An unprecedented amount of unpaid rent is making bankruptcy a more attractive option for millions of Americans grappling with paying their landlords as Covid-19 relief measures come to an end.
Renters generally can’t use bankruptcy to avoid eviction unless they can work out a plan to pay back accrued rent. But for tenants prepared to relinquish their leases, the process can slow an eviction and allow them to get out of paying built-up rent debt. And this feature is expected to grab more tenants’ attention as the federal government’s eviction moratorium is set to expire June 30.
Nearly 7 million Americans reported being behind on rent as of late April, according to the U.S. Treasury Department. Some 5 million more renters lacked confidence they could cover upcoming payments.
“Up until the pandemic, past due rent has not really been one of the reasons for people going into bankruptcy,” said consumer bankruptcy attorney Jay Fleischman of Shaev & Fleischman PC. “With so many people past due on their rent, I expect a sea change.”
People don’t typically file bankruptcy to address just a single debt like past due rent, or to delay eviction proceedings. The process doesn’t automatically overturn a landlord’s right to remove delinquent tenants.
More often, it’s used as a last resort for homeowners facing foreclosure or people overwhelmed by a host of different debts.
But the eviction protections established last year at both the federal and state level have helped create a “unique situation” for people who owe more than they can repay and who are able to move, said John Rao, an attorney at the National Consumer Law Center.
“It’s certainly anticipated that filings will increase once those moratoria are no longer in place,” Judge Kathy A. Surratt-States of the U.S. Bankruptcy Court for the Eastern District of Missouri said at a virtual conference last month.
Bankruptcy should give delinquent renters the breathing room to move out on their own terms and possibly discharge the debt that has built up, she said.
Renters who want to keep a residential lease through bankruptcy typically would file Chapter 13 to come up with a multi-year plan that repays past debts over time. But avoiding eviction through bankruptcy can be difficult, attorneys say.
If a landlord already secured an eviction order, a bankrupt tenant who wishes to keep the lease may have only 30 days to get completely caught up on payments, or may be out of luck entirely, depending on the state.
If the bankruptcy precedes the eviction process, a tenant who wishes to keep the lease must have a repayment plan and make timely payments going forward.
“The larger the amount that’s owed, the harder it is to enter into those types of plans,” Rao said.
Despite its shortcomings, bankruptcy could be an attractive option for renters with significant debts that piled up during the pandemic.
Chapter 7 in particular may appeal to struggling renters willing to quickly let go of their leases instead of working out repayment plans, because it allows for a straightforward discharge of debts without a proposal for paying them back.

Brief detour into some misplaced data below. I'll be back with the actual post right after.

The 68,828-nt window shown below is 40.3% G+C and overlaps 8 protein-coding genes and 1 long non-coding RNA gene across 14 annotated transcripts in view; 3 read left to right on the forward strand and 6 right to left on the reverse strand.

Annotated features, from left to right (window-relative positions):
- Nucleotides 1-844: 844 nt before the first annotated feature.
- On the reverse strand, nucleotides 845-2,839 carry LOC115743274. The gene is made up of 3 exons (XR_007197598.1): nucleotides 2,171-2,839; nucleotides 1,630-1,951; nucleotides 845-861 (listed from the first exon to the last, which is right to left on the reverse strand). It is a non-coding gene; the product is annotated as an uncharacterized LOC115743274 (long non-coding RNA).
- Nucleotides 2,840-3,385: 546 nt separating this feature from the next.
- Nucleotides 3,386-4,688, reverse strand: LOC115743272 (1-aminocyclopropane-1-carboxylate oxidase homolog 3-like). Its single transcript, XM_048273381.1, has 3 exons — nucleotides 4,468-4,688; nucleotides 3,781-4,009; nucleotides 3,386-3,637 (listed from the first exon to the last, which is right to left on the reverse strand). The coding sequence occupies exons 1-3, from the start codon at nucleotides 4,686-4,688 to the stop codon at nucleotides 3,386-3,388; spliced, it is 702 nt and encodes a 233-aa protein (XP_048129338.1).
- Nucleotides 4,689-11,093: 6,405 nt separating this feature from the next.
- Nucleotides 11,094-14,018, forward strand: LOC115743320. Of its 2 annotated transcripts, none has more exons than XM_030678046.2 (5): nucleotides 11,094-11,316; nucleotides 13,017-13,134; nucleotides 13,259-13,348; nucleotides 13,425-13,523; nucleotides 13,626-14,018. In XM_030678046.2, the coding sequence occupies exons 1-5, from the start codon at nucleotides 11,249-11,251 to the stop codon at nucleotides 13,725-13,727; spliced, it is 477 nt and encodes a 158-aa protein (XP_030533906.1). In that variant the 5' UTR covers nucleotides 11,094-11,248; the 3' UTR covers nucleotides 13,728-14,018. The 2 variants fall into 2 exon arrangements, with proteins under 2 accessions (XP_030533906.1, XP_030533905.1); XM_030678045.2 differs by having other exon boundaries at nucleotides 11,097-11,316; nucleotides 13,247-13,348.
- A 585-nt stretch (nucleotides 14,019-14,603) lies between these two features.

“You’ve got this confluence of events that may well lead to the bankruptcy court at some point,” Fleischman said.
The Centers for Disease Control’s national eviction moratorium, put in place last September to prevent the further spread of Covid-19, is set to expire at the end of the month.
With Covid-19 cases declining, the moratorium’s days are numbered regardless of how the courts rule.
Approximately 14% of all renters in the U.S. currently are behind on monthly payments, down from a high of 19% recorded in January, according to National Equity Atlas, a partnership between nonprofit research organization PolicyLink and the University of Southern California’s Equity Research Institute. People of color, who have been disproportionately impacted by the pandemic, make up 64% of those behind on rent, according to the data.
Despite the decline, rent delinquency rates are double what they were in 2017, U.S. Census Bureau data show. National Equity Atlas calculates that 54% of delinquent renters are unemployed. And 68% of such renters have lost income during the pandemic, contributing to heightened levels of housing insecurity.
U.S. households behind on rent owe $3,200 on average, and half are behind by three months or more, the organization said.
“Because the moratoria have been going on for so long, people are far behind,” said Edward Boltz, a consumer bankruptcy attorney at the Law Offices of John T. Orcutt.
The federal government has appropriated more than $46 billion for rental assistance to avoid an eviction crisis that could result from the end of the moratorium.
“There’s enough money to cover the rent shortfall according to every estimate I’ve seen,” said Eric Dunn, director of litigation at the National Housing Law Project.
But those funds may not forestall an increase in bankruptcy filings for those individuals who accrued debts in other areas in order to stay on top of rent payments, he said.
“I’m confident landlords are going to be made whole” with the federal rental assistance, Dunn said. “I’m less confident this won’t leave people insolvent.”